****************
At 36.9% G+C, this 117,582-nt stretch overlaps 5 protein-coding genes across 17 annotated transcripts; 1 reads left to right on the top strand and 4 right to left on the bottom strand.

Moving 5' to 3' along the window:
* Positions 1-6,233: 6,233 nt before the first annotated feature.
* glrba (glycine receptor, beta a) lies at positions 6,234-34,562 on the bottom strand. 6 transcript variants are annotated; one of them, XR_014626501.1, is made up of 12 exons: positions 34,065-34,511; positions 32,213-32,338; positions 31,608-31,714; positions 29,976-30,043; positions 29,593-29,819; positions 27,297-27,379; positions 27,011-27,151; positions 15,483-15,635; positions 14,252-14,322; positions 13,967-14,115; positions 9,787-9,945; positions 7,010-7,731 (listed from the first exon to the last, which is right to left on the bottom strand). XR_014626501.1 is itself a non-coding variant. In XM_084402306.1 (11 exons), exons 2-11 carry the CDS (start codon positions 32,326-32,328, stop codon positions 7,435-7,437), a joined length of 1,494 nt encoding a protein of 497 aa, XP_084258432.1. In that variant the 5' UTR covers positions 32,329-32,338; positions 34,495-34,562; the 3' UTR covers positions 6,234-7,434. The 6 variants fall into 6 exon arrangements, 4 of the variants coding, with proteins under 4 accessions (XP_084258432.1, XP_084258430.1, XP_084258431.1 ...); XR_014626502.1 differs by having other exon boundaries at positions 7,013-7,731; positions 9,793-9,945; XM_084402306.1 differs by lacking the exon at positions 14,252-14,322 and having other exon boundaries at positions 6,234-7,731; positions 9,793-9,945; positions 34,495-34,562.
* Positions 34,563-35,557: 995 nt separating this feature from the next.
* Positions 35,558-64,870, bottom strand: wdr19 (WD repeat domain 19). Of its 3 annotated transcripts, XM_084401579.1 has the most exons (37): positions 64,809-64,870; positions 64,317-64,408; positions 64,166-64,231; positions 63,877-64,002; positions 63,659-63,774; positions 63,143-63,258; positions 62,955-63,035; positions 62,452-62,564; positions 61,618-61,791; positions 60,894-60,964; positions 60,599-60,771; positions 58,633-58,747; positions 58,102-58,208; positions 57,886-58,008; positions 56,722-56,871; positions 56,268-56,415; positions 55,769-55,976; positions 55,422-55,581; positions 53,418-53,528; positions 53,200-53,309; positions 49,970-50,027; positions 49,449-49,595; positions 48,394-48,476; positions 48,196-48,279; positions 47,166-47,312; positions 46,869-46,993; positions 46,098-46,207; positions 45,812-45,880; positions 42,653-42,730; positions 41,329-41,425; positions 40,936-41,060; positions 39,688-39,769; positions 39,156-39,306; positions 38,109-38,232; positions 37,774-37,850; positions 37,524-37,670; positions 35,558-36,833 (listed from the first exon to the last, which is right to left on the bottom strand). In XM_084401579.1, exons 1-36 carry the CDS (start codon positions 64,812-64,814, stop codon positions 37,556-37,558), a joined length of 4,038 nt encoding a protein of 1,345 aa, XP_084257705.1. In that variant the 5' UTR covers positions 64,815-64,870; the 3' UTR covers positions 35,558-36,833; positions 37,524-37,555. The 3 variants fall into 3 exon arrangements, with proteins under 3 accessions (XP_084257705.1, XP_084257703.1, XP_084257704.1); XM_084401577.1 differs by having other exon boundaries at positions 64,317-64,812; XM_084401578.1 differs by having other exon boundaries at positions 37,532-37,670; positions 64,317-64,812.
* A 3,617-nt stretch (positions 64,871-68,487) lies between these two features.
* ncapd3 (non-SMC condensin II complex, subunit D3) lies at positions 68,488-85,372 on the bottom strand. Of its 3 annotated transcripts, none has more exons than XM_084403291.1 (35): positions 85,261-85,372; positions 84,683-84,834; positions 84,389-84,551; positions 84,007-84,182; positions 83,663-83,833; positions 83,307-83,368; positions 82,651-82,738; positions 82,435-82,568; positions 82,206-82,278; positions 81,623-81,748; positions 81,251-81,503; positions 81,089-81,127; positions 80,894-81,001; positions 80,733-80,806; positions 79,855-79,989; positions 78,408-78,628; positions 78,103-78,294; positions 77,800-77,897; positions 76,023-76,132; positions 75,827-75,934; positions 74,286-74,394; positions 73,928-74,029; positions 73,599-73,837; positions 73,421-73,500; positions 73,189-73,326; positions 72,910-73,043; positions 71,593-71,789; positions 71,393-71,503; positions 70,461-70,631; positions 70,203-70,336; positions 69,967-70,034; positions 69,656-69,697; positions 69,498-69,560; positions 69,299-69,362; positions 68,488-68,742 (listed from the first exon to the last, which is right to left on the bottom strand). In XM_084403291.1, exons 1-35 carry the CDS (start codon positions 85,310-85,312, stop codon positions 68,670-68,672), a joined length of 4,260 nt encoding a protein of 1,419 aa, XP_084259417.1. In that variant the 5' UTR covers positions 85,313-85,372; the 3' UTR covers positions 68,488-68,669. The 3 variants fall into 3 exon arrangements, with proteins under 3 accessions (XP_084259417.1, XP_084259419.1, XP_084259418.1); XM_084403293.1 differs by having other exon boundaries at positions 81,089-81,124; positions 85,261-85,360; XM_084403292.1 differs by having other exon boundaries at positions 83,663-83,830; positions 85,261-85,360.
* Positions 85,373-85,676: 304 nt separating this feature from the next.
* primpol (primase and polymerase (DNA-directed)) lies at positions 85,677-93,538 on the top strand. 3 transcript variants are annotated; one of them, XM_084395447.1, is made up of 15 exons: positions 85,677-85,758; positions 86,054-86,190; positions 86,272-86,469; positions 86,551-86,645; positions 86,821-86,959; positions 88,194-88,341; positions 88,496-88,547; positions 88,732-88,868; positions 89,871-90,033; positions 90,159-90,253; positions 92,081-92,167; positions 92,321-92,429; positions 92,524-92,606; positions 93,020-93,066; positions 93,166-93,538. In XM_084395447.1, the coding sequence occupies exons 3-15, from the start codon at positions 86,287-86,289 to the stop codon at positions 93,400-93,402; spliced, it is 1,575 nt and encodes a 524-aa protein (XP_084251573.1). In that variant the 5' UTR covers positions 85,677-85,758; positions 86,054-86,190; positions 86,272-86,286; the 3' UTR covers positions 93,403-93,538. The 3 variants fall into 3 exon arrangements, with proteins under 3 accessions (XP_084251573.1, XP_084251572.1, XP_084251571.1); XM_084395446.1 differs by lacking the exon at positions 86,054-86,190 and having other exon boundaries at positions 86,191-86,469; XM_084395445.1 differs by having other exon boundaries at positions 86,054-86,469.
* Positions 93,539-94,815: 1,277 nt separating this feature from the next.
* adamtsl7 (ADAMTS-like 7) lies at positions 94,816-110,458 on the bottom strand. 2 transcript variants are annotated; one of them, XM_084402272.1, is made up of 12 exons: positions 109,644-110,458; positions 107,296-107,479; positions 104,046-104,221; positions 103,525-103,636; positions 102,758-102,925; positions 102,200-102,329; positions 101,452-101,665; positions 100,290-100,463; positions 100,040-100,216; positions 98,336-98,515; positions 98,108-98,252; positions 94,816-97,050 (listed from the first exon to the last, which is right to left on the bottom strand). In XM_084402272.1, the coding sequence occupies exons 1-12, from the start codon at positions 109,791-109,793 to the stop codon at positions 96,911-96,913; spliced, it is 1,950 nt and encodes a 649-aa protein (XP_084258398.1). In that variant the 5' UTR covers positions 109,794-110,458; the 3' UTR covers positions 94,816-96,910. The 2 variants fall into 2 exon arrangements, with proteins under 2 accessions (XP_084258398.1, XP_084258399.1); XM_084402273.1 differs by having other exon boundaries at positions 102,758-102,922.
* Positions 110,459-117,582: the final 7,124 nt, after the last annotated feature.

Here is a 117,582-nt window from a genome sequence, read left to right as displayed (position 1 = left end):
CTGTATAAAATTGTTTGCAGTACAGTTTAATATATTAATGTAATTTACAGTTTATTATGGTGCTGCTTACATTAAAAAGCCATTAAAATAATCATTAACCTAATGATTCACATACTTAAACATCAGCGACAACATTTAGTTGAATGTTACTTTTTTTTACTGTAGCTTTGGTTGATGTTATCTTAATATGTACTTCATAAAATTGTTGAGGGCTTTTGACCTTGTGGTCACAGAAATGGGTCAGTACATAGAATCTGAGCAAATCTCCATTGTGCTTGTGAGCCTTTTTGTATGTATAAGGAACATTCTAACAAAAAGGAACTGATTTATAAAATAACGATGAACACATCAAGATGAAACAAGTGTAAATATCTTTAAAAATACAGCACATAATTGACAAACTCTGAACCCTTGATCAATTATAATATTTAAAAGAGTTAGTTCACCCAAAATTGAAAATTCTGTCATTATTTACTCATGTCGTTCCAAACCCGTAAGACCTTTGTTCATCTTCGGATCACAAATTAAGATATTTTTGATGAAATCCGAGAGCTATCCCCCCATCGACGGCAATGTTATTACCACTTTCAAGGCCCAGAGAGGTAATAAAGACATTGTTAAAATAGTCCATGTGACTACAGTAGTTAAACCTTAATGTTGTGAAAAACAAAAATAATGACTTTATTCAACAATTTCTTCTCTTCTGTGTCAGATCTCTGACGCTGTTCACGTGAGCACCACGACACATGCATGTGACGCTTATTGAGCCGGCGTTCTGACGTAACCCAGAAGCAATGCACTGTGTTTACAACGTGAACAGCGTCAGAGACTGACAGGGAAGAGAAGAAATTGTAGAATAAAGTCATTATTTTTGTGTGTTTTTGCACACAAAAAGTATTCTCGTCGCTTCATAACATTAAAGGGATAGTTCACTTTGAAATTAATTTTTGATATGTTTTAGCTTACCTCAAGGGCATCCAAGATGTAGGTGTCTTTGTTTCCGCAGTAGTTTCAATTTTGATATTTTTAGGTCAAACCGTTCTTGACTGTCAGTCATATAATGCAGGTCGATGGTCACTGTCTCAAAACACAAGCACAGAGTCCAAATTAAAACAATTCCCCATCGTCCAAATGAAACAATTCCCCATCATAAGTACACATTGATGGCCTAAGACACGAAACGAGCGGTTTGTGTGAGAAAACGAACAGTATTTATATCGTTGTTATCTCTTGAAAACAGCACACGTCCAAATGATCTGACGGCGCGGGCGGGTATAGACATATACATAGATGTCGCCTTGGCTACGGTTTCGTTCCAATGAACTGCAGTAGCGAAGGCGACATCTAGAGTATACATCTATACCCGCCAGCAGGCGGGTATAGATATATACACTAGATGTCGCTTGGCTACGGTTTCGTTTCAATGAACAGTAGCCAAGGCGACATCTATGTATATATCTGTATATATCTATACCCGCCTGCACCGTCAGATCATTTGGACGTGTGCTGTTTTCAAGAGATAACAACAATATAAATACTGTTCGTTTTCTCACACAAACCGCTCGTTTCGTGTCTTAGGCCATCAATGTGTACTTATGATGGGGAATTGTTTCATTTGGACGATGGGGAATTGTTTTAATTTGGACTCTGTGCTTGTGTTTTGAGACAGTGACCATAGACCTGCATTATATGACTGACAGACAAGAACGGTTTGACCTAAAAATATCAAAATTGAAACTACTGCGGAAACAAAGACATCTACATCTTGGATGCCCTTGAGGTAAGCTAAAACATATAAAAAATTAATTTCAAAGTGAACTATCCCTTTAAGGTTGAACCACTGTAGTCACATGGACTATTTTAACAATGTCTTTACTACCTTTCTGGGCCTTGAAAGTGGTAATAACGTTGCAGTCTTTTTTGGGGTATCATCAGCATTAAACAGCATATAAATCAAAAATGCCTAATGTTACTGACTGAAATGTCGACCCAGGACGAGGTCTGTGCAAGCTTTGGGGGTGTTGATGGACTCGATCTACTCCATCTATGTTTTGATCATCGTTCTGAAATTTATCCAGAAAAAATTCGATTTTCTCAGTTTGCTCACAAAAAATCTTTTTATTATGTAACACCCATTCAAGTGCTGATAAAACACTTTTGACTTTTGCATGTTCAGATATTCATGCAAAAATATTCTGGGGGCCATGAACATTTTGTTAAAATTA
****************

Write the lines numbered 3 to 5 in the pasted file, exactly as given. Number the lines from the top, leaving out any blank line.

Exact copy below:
* Positions 1-6,233: 6,233 nt before the first annotated feature.
* glrba (glycine receptor, beta a) lies at positions 6,234-34,562 on the bottom strand. 6 transcript variants are annotated; one of them, XR_014626501.1, is made up of 12 exons: positions 34,065-34,511; positions 32,213-32,338; positions 31,608-31,714; positions 29,976-30,043; positions 29,593-29,819; positions 27,297-27,379; positions 27,011-27,151; positions 15,483-15,635; positions 14,252-14,322; positions 13,967-14,115; positions 9,787-9,945; positions 7,010-7,731 (listed from the first exon to the last, which is right to left on the bottom strand). XR_014626501.1 is itself a non-coding variant. In XM_084402306.1 (11 exons), exons 2-11 carry the CDS (start codon positions 32,326-32,328, stop codon positions 7,435-7,437), a joined length of 1,494 nt encoding a protein of 497 aa, XP_084258432.1. In that variant the 5' UTR covers positions 32,329-32,338; positions 34,495-34,562; the 3' UTR covers positions 6,234-7,434. The 6 variants fall into 6 exon arrangements, 4 of the variants coding, with proteins under 4 accessions (XP_084258432.1, XP_084258430.1, XP_084258431.1 ...); XR_014626502.1 differs by having other exon boundaries at positions 7,013-7,731; positions 9,793-9,945; XM_084402306.1 differs by lacking the exon at positions 14,252-14,322 and having other exon boundaries at positions 6,234-7,731; positions 9,793-9,945; positions 34,495-34,562.
* Positions 34,563-35,557: 995 nt separating this feature from the next.